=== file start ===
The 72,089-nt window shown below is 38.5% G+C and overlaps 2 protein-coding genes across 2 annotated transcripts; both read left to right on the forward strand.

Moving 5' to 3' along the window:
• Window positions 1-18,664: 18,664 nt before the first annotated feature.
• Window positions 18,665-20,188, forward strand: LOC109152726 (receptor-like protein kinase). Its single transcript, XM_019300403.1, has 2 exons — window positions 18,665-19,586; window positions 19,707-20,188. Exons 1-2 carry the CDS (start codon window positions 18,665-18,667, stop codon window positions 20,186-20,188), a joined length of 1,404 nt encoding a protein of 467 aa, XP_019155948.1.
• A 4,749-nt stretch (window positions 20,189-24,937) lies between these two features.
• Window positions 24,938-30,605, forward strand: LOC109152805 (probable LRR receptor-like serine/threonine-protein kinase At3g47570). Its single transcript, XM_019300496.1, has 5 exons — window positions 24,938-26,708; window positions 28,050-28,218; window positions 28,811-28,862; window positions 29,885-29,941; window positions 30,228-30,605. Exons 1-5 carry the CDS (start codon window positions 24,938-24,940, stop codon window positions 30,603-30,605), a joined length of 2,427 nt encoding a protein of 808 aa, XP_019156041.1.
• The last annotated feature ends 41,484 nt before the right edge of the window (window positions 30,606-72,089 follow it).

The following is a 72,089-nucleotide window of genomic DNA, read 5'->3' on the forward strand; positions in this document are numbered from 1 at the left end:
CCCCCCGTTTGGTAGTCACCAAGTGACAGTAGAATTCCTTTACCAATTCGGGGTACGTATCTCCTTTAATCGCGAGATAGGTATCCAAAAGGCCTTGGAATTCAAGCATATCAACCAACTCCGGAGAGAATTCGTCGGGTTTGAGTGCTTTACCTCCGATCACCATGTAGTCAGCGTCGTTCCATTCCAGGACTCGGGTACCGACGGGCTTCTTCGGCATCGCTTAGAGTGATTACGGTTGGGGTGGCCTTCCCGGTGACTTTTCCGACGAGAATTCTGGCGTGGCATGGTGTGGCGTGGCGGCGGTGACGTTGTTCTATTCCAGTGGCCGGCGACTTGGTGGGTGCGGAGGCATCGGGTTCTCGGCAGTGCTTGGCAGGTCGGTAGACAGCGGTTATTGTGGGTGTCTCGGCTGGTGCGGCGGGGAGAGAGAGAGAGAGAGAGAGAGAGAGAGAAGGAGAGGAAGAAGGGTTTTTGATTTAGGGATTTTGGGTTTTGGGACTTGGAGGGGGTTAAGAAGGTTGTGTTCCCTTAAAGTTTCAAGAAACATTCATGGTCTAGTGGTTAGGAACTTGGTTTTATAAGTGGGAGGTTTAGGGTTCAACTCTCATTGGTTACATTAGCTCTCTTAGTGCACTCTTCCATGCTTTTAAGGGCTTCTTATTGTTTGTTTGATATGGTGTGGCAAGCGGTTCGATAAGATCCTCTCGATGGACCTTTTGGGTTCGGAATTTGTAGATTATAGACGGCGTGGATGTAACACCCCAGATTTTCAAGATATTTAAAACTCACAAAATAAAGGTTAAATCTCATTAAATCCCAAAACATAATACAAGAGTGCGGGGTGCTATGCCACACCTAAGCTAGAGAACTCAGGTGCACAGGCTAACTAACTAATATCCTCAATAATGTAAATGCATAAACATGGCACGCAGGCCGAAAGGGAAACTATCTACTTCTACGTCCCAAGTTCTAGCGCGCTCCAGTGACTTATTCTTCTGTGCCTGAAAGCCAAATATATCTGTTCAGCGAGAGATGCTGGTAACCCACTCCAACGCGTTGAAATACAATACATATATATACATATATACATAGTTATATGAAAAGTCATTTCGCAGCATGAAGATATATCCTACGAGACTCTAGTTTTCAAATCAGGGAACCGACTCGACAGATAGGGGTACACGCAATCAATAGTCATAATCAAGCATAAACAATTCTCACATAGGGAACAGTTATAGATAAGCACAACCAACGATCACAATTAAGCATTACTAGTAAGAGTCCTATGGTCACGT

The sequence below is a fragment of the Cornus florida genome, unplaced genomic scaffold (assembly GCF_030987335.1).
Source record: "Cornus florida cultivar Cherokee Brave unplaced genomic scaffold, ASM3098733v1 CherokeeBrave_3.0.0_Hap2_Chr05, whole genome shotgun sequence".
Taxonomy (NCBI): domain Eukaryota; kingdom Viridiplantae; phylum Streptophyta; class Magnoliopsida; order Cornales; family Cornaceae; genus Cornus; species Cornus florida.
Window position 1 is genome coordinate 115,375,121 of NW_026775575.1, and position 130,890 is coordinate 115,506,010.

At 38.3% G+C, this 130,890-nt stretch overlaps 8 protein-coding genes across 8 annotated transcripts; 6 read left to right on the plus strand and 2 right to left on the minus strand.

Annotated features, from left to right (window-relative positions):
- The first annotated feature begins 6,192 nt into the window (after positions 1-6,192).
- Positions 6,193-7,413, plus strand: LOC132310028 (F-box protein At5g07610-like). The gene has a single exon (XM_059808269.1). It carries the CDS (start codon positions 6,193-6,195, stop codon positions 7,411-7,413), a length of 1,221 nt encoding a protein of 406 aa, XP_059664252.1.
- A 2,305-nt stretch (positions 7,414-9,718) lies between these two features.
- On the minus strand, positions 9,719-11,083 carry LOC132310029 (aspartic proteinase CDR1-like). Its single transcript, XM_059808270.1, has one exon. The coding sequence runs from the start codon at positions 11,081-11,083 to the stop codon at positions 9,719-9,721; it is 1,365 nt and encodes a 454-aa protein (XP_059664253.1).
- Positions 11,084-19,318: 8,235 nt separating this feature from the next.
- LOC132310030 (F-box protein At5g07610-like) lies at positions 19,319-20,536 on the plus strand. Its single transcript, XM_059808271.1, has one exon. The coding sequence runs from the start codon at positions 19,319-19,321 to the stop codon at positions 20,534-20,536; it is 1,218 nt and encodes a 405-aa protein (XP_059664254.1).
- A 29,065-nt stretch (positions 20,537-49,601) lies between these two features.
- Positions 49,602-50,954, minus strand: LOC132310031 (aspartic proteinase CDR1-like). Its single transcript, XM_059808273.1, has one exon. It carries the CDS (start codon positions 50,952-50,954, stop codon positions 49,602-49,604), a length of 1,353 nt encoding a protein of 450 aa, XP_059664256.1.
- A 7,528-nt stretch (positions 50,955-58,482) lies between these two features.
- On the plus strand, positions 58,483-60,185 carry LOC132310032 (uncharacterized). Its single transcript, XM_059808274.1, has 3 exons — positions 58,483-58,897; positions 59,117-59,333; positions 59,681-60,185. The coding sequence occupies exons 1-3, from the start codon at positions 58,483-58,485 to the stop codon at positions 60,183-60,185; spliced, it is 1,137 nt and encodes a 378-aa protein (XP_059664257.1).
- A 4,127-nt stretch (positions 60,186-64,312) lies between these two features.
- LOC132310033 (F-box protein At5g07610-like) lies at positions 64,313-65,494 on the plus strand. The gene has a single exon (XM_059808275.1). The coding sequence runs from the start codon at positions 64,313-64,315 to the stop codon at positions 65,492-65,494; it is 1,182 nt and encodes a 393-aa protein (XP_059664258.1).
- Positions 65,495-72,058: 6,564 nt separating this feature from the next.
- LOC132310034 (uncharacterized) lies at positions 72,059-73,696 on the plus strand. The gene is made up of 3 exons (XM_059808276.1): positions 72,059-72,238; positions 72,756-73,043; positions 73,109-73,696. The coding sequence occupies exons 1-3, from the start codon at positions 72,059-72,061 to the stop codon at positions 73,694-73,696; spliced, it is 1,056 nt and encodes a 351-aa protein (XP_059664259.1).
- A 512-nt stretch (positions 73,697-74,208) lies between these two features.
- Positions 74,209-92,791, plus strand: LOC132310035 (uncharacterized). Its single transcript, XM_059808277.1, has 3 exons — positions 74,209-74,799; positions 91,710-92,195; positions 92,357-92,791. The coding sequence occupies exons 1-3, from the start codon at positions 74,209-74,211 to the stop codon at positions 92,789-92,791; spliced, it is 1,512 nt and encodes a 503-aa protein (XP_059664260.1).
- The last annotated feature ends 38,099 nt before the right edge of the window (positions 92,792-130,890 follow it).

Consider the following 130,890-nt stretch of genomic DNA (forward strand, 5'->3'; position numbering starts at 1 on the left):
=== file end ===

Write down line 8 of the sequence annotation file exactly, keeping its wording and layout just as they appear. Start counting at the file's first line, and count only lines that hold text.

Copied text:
The following is a 72,089-nucleotide window of genomic DNA, read 5'->3' on the forward strand; positions in this document are numbered from 1 at the left end: